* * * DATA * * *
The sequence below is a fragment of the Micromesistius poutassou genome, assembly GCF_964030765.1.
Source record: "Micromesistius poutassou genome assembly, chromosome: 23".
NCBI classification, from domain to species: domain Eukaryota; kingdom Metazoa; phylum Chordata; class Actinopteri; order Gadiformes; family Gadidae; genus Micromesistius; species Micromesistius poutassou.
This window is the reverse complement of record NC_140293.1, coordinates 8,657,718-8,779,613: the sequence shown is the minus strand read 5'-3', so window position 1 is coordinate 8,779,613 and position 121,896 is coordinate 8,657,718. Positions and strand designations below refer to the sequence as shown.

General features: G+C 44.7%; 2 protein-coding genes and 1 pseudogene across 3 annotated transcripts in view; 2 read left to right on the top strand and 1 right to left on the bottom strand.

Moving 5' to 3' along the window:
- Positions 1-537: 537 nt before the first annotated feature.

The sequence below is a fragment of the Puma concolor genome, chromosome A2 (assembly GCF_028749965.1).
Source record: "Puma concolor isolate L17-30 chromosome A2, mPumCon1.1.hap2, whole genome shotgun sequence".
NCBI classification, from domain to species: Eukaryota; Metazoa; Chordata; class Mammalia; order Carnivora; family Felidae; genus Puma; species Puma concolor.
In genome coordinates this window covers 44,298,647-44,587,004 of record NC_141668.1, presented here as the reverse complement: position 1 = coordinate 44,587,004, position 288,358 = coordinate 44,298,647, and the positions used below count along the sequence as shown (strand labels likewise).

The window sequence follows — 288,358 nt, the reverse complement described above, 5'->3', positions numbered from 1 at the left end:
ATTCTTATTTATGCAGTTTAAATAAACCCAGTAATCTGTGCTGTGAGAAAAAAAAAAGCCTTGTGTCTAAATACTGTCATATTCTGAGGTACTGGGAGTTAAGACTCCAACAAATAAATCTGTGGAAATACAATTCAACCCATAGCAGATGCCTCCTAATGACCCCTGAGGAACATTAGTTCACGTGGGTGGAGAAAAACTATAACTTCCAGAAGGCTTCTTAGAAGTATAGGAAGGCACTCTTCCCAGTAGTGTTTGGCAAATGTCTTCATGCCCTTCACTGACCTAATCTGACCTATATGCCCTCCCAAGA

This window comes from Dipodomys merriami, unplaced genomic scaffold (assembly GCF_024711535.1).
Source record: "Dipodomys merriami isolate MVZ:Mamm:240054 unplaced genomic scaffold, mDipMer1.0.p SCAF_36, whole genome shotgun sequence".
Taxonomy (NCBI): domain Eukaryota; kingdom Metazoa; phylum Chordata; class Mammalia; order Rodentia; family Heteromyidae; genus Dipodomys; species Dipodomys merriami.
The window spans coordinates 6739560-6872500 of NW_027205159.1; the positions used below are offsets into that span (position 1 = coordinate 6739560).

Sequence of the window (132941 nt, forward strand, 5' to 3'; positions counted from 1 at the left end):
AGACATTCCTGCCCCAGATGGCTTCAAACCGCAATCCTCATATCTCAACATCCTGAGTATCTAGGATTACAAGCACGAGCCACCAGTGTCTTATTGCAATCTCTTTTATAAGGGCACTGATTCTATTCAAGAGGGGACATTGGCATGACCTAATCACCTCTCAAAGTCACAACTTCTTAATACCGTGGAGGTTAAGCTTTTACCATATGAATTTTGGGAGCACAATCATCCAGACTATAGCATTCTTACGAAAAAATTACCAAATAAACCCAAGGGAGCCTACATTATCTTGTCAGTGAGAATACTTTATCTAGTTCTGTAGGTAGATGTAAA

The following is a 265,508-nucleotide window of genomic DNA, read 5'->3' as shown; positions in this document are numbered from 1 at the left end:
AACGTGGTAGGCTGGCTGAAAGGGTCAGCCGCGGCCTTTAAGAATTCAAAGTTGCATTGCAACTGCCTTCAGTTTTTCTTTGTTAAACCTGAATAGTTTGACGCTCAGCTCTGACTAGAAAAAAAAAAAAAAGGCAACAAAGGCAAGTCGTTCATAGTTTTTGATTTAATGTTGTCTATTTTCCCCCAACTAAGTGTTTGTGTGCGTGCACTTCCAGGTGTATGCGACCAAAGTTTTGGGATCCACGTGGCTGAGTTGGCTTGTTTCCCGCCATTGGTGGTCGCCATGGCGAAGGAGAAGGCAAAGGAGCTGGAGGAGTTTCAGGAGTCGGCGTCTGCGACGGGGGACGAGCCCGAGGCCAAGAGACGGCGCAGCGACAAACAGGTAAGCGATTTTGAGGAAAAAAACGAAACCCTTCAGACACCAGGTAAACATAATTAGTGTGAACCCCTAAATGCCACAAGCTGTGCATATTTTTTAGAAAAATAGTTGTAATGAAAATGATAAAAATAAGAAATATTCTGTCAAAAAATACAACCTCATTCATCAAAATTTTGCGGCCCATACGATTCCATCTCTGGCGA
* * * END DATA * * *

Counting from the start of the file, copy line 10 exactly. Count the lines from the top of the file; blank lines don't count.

NCBI classification, from domain to species: Eukaryota; Metazoa; Chordata; class Mammalia; order Carnivora; family Felidae; genus Puma; species Puma concolor.